A partnership is when two or more persons run a business for profit. “Persons” are defined broadly and can include individuals, other partnerships, corporations or LLCs. Each partner is considered a business owner and contributes money, labor, skills or property in return for an ownership stake in the business.
If you don’t know whether a partnership is right for you, check out our video guides to business entities to assess your options.
Although many don’t like to admit it, disagreements between business partners are common, even if the partner is your spouse, family member, friend or professional colleague. As such, it’s imperative to have a written partnership agreement that specifies, among other important topics, what would happen if partners disagree and, worst-case scenario, how a partner can sell its stake in the business.
A partnership’s benefits and disadvantages should be thoroughly considered before selecting this business structure. See the video below for an overview of partnerships, and continue reading for more in-depth coverage.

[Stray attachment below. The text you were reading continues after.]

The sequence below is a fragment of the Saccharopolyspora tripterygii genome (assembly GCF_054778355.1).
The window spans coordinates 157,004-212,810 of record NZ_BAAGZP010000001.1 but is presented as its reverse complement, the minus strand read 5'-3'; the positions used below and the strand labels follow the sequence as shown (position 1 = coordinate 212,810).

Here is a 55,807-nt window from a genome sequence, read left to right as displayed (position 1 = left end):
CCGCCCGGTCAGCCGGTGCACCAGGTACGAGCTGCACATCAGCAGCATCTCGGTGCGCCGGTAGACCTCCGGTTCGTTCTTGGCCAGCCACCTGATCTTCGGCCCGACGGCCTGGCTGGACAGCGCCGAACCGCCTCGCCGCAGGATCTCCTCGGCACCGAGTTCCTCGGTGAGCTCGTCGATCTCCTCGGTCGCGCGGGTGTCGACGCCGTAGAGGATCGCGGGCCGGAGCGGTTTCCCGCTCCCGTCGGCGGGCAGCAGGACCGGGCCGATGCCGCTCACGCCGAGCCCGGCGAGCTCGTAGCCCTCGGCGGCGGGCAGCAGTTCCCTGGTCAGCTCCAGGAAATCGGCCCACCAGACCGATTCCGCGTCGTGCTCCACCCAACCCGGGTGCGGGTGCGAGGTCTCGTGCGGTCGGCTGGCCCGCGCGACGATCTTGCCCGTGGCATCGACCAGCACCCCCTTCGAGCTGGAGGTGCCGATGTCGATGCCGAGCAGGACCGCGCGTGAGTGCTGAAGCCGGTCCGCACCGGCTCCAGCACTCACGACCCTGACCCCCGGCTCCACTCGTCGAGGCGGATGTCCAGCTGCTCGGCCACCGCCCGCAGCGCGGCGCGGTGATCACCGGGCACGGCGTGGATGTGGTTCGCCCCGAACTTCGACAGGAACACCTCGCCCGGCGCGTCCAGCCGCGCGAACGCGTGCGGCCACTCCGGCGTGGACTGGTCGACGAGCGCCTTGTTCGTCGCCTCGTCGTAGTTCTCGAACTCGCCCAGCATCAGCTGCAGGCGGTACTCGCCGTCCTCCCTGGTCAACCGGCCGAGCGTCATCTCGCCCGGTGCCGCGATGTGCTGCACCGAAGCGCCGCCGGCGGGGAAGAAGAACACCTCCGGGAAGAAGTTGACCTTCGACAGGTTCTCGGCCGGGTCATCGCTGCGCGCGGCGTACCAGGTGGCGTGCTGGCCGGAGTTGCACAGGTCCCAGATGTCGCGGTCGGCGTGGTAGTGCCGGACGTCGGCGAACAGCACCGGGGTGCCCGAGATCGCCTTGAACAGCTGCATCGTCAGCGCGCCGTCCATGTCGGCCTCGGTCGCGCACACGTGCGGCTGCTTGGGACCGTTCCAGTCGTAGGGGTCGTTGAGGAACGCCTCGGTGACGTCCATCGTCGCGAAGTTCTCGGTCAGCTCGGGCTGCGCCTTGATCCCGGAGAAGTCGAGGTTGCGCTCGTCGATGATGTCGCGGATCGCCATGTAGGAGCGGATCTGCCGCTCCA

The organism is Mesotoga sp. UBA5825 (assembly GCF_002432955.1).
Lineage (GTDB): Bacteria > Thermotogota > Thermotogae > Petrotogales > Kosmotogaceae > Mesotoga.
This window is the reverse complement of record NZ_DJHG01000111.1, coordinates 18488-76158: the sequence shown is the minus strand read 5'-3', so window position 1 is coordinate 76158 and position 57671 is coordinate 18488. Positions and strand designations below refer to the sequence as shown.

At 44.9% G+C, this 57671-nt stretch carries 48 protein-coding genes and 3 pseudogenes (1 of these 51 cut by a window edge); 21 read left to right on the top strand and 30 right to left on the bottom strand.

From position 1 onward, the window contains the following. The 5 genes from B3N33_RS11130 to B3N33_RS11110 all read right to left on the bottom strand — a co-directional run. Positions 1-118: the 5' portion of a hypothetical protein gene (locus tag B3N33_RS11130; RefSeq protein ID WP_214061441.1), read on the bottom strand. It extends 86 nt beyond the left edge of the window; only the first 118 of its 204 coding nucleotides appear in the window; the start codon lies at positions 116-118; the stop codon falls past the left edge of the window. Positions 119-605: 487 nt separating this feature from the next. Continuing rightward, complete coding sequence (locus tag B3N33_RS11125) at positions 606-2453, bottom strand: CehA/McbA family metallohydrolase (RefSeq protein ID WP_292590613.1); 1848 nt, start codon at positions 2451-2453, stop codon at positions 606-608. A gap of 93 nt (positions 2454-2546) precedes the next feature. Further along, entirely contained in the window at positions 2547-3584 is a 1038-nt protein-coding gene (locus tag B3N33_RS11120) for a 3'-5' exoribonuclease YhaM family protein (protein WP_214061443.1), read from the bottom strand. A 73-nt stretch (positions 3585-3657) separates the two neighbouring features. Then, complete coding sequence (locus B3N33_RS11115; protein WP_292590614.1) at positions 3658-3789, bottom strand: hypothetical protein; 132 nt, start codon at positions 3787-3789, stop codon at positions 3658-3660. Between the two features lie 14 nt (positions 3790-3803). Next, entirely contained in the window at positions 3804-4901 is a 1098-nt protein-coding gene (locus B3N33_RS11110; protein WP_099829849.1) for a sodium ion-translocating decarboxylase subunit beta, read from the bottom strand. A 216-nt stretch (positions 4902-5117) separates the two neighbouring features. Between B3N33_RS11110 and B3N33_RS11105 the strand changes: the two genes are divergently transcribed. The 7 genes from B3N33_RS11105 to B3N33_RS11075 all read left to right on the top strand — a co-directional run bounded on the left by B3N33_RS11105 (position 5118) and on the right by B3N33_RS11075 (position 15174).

Why Should I Choose a Partnership?
- Relatively easy to form: Some states require you to register your partnership, but other than that, there are no paperwork or registration requirements.
- No maintenance: Unlike corporations, partnerships don’t have annual meetings and recordkeeping requirements.
- Preferable tax treatment: Business profits and losses “pass through” to each partner’s individual tax return.
- Shared risk: Since you aren’t the only owner, you don’t bear all the risk.
What Are the Pitfalls of Partnerships?
- Personal liability: Each general partner is jointly and severally liable for the debts and obligations of the business. Personal bank accounts and residences are at risk.
- Disputes and disagreements: As mentioned above, partnership disagreements are much more prevalent than many think. Disagreements, not lack of profits, can cause the demise of a partnership.
- Shared profits: As the old adage goes, the higher the risk, the higher the reward. You may be sharing risk, but you’ll also be sharing profits.